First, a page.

I hope you have had a nice week. It's been damn hot out there meaning your a/c bills are probably going to be through the roof, but on the positive side, you're probably sweating off that water weight. The heat will most definitely continue into the weekend. This is summer in Houston after all. But, we might see a small break from the sweltering temperatures in the form of rain on Saturday.
Temperatures Friday will reach the mid to upper 90s, but a weak disturbance forecasters originally thought would not make it to southeast Texas now appears to have a chance of getting here, which would lower the temps a few degrees and bring an increased chance of rain Saturday. Right now, the forecast is calling for 30-40 percent. Most of the storms would be of the isolated variety, but there's a chance of widespread rain throughout the day -- not the worst thing the last weekend in July.
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If the disturbance doesn't quite get here and high pressure continues to assert itself, expect more upper 90s and hot, humid weather, but keep your fingers crossed.
As of writing this, Tropical Storm Dorian remained in about the same shape as it had been. The forecast track has not changed markedly either taking the storm on a path west-northwest over the next five days. At that point, it is like Dorian will begin to make a turn to the northwest or even north as it approaches the Bahamas. How it interacts with a trough forecast to move off the east coast is questionable. It could help to re-curve Dorian out to sea or it might be enough and the eastern U.S. coastline could be at risk.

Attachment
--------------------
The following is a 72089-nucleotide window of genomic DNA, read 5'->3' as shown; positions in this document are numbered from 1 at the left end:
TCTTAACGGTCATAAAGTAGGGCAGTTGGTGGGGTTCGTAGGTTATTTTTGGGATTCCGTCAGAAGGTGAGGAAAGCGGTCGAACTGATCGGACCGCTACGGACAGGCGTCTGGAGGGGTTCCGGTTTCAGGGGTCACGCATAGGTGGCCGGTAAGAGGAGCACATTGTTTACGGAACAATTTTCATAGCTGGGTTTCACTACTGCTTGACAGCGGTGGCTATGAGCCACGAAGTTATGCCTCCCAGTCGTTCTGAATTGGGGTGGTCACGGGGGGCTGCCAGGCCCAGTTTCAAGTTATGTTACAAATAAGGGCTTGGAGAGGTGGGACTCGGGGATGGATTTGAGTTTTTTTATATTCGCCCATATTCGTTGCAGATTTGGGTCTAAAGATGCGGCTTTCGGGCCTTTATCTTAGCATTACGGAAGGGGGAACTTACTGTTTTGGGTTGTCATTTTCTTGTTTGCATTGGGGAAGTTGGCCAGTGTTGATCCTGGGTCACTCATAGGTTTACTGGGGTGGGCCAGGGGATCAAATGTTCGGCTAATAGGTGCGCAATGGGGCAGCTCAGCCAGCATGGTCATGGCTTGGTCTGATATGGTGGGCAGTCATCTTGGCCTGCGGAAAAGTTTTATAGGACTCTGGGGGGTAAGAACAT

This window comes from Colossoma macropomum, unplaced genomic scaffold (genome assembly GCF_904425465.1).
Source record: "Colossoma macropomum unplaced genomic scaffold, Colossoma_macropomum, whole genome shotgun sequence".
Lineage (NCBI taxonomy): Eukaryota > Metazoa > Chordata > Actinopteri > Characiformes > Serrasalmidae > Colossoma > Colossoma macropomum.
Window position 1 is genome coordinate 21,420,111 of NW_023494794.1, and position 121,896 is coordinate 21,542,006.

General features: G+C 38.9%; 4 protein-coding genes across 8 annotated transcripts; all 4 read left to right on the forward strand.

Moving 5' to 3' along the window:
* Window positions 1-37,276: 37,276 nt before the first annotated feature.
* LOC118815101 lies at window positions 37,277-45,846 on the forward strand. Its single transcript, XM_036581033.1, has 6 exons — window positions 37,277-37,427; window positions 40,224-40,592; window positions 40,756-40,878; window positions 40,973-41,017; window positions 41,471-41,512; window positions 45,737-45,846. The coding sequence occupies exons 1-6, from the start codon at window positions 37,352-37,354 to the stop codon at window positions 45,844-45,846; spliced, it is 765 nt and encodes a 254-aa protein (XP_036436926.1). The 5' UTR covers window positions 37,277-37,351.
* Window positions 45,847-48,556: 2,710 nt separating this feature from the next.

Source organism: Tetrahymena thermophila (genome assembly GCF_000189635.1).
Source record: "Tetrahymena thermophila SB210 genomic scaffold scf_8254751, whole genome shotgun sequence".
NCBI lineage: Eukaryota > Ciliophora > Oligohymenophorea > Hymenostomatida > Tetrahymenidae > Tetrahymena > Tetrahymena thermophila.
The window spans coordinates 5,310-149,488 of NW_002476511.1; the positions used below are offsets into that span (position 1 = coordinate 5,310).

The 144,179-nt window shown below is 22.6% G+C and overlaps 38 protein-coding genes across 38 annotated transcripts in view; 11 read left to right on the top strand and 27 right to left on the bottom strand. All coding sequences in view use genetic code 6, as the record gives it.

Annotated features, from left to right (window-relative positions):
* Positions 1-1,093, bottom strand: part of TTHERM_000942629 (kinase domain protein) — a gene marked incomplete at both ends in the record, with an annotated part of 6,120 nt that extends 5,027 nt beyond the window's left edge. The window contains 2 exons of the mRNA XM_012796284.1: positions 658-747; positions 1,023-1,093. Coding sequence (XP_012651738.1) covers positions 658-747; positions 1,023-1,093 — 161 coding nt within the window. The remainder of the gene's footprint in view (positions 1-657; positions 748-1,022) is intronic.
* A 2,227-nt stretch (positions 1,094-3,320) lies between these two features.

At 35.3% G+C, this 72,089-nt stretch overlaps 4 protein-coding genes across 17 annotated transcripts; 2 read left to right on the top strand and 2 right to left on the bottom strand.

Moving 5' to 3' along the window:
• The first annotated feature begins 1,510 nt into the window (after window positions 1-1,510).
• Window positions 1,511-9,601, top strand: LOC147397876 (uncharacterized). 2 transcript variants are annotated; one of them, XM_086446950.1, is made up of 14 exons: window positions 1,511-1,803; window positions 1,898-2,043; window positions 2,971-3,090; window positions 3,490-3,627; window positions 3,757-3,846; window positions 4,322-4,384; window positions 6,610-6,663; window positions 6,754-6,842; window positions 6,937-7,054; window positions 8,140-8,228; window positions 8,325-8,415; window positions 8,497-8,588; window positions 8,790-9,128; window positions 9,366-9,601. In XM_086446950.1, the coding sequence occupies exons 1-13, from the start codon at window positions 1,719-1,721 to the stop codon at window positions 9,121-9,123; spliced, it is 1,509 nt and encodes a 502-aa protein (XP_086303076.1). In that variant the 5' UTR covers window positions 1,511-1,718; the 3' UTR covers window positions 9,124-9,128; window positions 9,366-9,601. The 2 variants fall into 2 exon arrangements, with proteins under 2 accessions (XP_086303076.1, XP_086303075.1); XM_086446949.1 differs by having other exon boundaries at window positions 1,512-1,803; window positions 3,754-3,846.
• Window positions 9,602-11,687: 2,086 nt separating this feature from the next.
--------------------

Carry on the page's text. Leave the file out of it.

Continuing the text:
As for strength, a mass of relatively stable air is in front of Dorian with sea surface temperatures warm enough to help it maintain its intensity, but not necessarily enough to allow for intensification. the National Hurricane Center is predicting it will remain a tropical storm over the next five days as about half the computer models predict it will grow into a category 1 hurricane and the other half forecast it dissipating altogether.
Because Dorian is such a small storm, it is more susceptible to atmospheric changes than larger storms. It also can grow and shrink fairly rapidly, so it wouldn't be a surprise if it swelled to hurricane strength or if it just disappeared. We'll have to watch and see. For now, it appears unlikely Dorian will impact the Gulf of Mexico, but it's always good to keep a watchful eye on the tropics this time of year.